In three fateful weeks in December of 2009, he traded for Cliff Lee for once promising prospects (notably two Canadians: Tyson Gillies, and Phillippe Aumont), traded away Brandon Morrow for Brandon League and a washout outfielder by the name of Johermyn Chavez, and signed Chone Figgins to a 4-year, 35$ million dollar deal, which started and ended disastrously (lovingly, I share to you this article from managing editor of Fangraphs Dave Cameron giving his stamp of approval of the signing).

Cliff Lee was entering his last year under contract before free agency, and given his desire to play elsewhere, Zduriencik and co. traded Lee to division rival Texas on July 7th, 2010 for Justin Smoak, Blake Beavan, and one of the most ethically vapid men in the sport: Josh Lueke. What's especially interesting about this trade is that they traded within the division, to a team tied atop the division with the Los Angeles Angels by only 3.5 games. This trade constituted a failure in being able to acquire an impact talent, something that would become somewhat of a commonality in his next transactions.

Fast forward another year, and the Mariners traded away another left-handed pitcher, the once coveted Erik Bedard. Bedard, and 2005 1st round pick Josh Fields were traded on July 31st in a three team deal for Urban Youth Academy alumni Trayvon Robinson, and another outfielder Chih-Hsien Chiang. Robinson was on the cusp of being designated for assignment, but instead was flipped to Baltimore for middling middle infielder Robert Andino. Further compounding Zduriencik's lack of asset management was his August 2011 trade of Doug Fister, now prominently featured in the Detroit Tigers ridiculous rotation, as outlined by Fangraphs managing editor Dave Cameron. The Mariners received LOOGY Charlie Furbush, flame out prospect Francisco Martinez (recently DFA'd), middle reliever Chance Ruffin, and Casper Wells (DFA'd in favor of defensive stalwart Raul Ibanez).

The 2011 off-season for Jack started strong when John Jaso came over via trade from the Tampa Bay for the already mentioned Josh Lueke, and he went on to post a 143 wRC+ in 107 games. Eight weeks later, Dzuriencik then flipped sensational rookie starter Michael Pineda, and promising young arm Jose Campos for perennial top prospect Jesus Montero and swing-man Hector Noesi. Montero floundered in his season and a half with Seattle, forcing Jack to send him down to AAA Tacoma, where he was found to have a torn meniscus in his left knee requiring surgery. Noesi has struggled mightily, to the point where even a rebuilding Seattle team can't find a spot for him to pitch,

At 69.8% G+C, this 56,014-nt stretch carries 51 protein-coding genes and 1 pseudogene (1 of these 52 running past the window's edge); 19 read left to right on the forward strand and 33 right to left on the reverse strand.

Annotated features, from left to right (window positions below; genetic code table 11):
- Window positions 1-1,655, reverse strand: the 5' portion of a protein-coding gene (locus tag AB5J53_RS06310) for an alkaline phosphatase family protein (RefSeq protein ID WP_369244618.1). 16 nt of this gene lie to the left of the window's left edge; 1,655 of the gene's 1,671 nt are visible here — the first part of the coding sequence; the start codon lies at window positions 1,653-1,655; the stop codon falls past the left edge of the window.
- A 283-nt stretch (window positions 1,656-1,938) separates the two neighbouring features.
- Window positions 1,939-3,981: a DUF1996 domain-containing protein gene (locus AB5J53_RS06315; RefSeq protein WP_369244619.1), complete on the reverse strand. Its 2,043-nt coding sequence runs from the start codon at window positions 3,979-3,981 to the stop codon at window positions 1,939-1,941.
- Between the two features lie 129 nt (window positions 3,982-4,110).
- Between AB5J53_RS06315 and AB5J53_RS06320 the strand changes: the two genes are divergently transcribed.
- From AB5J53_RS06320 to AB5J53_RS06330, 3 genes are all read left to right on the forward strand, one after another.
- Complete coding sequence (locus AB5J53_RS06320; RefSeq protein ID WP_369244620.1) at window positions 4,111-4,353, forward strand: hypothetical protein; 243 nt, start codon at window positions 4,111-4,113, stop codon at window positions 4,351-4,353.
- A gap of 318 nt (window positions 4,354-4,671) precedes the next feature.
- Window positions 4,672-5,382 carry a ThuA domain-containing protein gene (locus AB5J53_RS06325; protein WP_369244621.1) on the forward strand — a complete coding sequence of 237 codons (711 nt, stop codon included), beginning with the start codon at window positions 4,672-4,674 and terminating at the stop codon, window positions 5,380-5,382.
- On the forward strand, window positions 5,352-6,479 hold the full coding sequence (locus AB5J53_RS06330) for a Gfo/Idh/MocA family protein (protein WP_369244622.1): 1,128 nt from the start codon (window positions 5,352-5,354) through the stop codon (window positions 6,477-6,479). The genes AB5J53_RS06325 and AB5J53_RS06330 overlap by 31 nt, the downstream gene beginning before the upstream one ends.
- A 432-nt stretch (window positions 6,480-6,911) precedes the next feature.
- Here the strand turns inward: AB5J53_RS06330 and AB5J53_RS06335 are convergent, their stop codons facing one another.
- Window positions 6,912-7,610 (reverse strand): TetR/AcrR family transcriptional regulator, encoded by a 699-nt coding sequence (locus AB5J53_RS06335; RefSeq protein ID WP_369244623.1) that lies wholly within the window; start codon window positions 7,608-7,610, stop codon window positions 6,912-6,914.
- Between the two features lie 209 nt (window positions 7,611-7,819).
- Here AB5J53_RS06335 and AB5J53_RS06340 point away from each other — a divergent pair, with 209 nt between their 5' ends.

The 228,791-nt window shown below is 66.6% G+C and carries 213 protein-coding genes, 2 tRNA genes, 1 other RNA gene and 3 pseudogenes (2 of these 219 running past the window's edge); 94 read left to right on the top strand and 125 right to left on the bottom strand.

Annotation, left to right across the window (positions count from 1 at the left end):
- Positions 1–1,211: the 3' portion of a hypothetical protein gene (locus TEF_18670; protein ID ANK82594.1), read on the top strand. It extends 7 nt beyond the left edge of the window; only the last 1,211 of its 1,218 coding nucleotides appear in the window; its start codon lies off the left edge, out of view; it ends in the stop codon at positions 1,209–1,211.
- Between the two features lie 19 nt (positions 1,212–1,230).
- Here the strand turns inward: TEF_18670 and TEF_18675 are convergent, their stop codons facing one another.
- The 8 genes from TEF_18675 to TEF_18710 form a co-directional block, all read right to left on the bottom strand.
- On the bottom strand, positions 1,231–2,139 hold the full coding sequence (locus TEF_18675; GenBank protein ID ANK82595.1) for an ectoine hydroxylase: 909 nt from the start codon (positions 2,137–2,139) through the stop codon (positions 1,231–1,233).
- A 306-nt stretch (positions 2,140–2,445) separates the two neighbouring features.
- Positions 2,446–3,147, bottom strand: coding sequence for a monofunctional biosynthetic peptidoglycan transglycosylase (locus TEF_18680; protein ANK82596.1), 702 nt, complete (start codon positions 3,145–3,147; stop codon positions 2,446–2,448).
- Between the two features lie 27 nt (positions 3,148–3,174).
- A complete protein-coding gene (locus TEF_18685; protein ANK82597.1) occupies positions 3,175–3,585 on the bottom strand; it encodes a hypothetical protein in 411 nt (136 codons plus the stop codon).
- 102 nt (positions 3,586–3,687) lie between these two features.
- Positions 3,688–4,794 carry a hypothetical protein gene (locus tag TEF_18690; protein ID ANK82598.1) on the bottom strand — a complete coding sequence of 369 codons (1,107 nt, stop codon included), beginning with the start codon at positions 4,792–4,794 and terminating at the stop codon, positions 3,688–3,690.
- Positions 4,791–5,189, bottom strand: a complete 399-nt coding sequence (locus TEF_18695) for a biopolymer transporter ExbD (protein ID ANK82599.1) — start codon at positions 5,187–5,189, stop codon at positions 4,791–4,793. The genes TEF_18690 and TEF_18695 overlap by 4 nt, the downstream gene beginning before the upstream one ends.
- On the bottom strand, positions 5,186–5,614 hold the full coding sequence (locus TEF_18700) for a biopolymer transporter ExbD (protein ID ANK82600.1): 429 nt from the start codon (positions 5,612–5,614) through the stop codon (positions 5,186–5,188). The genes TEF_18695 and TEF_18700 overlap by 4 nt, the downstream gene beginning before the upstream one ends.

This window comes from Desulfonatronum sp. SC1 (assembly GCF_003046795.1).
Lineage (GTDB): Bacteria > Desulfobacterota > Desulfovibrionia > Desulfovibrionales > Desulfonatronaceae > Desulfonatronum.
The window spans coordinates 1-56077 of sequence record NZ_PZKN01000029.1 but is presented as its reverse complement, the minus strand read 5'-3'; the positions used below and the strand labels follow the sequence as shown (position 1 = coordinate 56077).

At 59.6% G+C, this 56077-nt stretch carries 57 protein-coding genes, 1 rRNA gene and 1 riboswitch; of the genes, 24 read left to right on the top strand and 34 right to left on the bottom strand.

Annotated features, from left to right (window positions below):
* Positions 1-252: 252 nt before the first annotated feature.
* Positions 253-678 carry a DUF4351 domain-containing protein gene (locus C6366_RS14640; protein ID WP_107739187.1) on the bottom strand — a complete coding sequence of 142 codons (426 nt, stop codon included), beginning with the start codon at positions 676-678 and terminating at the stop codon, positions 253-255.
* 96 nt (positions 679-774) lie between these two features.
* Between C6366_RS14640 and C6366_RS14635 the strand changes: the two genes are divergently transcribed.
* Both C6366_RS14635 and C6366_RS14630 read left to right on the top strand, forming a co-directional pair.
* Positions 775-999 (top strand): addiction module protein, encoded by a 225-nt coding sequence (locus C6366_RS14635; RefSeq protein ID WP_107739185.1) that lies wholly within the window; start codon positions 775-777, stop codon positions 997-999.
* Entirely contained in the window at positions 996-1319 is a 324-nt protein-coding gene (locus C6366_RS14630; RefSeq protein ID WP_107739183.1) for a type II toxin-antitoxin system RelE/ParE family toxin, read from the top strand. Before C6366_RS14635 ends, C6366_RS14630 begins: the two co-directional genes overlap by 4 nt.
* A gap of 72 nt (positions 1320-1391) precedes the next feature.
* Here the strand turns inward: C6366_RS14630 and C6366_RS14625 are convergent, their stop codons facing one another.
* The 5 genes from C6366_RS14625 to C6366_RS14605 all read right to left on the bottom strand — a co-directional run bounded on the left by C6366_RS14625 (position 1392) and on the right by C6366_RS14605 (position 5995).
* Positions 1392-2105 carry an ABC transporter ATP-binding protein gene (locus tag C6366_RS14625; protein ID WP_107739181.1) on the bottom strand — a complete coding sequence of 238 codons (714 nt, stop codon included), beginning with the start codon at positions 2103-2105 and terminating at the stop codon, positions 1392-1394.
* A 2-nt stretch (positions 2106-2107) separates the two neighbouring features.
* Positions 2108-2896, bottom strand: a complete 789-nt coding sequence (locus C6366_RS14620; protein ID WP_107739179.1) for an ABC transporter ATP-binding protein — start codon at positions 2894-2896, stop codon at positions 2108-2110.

As I already detailed, Steve Delabar, controllable through 2017, was flipped at the deadline for the beloved Eric Thames and his hulk-ian biceps. Another loss for Jack Z and company.

The 2012 offseason begins by Zduriencik trading away Jason Vargas for Kendrys Morales, which I consider a wash. They are both free agents at the end of the 2013 campaign, and while Vargas has recently hit the disabled list with a blood clot requiring surgery to fix, he had been the most productive member of a terrible Angels rotation. Morales, on the other hand, has posted a mediocre 116 wRC+ as a 1B/DH.

Next, John Jaso and his impressive .397 OBP was thought to be expendable (completely thoughtless given Jesus Montero's terrible defense and forthcoming transition to first base), and was traded in favor of oft-injured, and position-less Mike Morse, once a farmhand of the Seattle Mariners with only one year of control remaining before impending free agency. Even given the fact that recent draftee Mike Zunino has surfaced in the major leagues, trading away John Jaso for Mike Morse constitutes another mishandling of assets.

Jack Dzuriencik was supposed to be a draft-oriented general manager, and the majority of his blue-chip draftees (Dustin Ackley, James Paxton, Danny Hultzen) have struggled, though he has had success with some other picks (Nick Franklin, Carter Capps, Kyle Seager, Mike Zunino).

As a settler of the great Northwest, I've been subjected to many franchises and many general managers demonstrating a level of competence that is flatly and bluntly insufficient, and Dzuriencik is no different. It's situations like the Mariners, that makes me appreciate Alex Anthopolous.

*I didn't intend for this to be so long, but if you made i this far, I hope you enjoyed it and I hope you enjoy part two: Dan O'Dowd and the Colorado Rockies.


Editor's Note: This is a FanPost written by a reader and member of Bluebird Banter. It was not commissioned by the editors and is not necessarily reflective of the opinions of Bluebird Banter or SB Nation.